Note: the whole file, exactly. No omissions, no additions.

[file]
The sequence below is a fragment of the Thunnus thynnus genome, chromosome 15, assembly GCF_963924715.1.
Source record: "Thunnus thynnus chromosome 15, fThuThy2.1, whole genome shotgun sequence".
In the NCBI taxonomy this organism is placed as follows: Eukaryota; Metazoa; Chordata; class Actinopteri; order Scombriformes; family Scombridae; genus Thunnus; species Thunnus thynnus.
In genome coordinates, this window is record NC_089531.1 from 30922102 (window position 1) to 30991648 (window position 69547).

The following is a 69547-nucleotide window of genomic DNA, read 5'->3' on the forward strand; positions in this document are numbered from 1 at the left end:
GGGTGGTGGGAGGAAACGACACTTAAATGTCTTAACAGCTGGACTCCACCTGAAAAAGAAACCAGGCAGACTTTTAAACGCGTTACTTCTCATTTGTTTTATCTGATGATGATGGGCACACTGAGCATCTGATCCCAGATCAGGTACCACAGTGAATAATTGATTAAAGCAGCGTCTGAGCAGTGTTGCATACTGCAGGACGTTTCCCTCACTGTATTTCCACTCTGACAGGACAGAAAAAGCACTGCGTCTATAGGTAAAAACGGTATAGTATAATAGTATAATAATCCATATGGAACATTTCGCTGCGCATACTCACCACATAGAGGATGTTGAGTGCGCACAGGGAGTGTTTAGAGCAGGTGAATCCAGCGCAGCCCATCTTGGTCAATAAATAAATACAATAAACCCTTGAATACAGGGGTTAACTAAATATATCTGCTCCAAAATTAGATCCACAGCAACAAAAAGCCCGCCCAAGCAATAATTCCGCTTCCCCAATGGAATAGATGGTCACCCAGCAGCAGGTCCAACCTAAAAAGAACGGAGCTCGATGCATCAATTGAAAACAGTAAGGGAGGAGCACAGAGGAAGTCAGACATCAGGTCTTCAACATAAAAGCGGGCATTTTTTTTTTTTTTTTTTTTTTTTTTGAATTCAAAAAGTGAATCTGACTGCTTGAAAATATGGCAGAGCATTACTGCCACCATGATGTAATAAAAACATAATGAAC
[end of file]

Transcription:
The sequence below is a fragment of the Thunnus thynnus genome, chromosome 15, assembly GCF_963924715.1.
Source record: "Thunnus thynnus chromosome 15, fThuThy2.1, whole genome shotgun sequence".
In the NCBI taxonomy this organism is placed as follows: Eukaryota; Metazoa; Chordata; class Actinopteri; order Scombriformes; family Scombridae; genus Thunnus; species Thunnus thynnus.
In genome coordinates, this window is record NC_089531.1 from 30922102 (window position 1) to 30991648 (window position 69547).

The following is a 69547-nucleotide window of genomic DNA, read 5'->3' on the forward strand; positions in this document are numbered from 1 at the left end:
GGGTGGTGGGAGGAAACGACACTTAAATGTCTTAACAGCTGGACTCCACCTGAAAAAGAAACCAGGCAGACTTTTAAACGCGTTACTTCTCATTTGTTTTATCTGATGATGATGGGCACACTGAGCATCTGATCCCAGATCAGGTACCACAGTGAATAATTGATTAAAGCAGCGTCTGAGCAGTGTTGCATACTGCAGGACGTTTCCCTCACTGTATTTCCACTCTGACAGGACAGAAAAAGCACTGCGTCTATAGGTAAAAACGGTATAGTATAATAGTATAATAATCCATATGGAACATTTCGCTGCGCATACTCACCACATAGAGGATGTTGAGTGCGCACAGGGAGTGTTTAGAGCAGGTGAATCCAGCGCAGCCCATCTTGGTCAATAAATAAATACAATAAACCCTTGAATACAGGGGTTAACTAAATATATCTGCTCCAAAATTAGATCCACAGCAACAAAAAGCCCGCCCAAGCAATAATTCCGCTTCCCCAATGGAATAGATGGTCACCCAGCAGCAGGTCCAACCTAAAAAGAACGGAGCTCGATGCATCAATTGAAAACAGTAAGGGAGGAGCACAGAGGAAGTCAGACATCAGGTCTTCAACATAAAAGCGGGCATTTTTTTTTTTTTTTTTTTTTTTTTTGAATTCAAAAAGTGAATCTGACTGCTTGAAAATATGGCAGAGCATTACTGCCACCATGATGTAATAAAAACATAATGAAC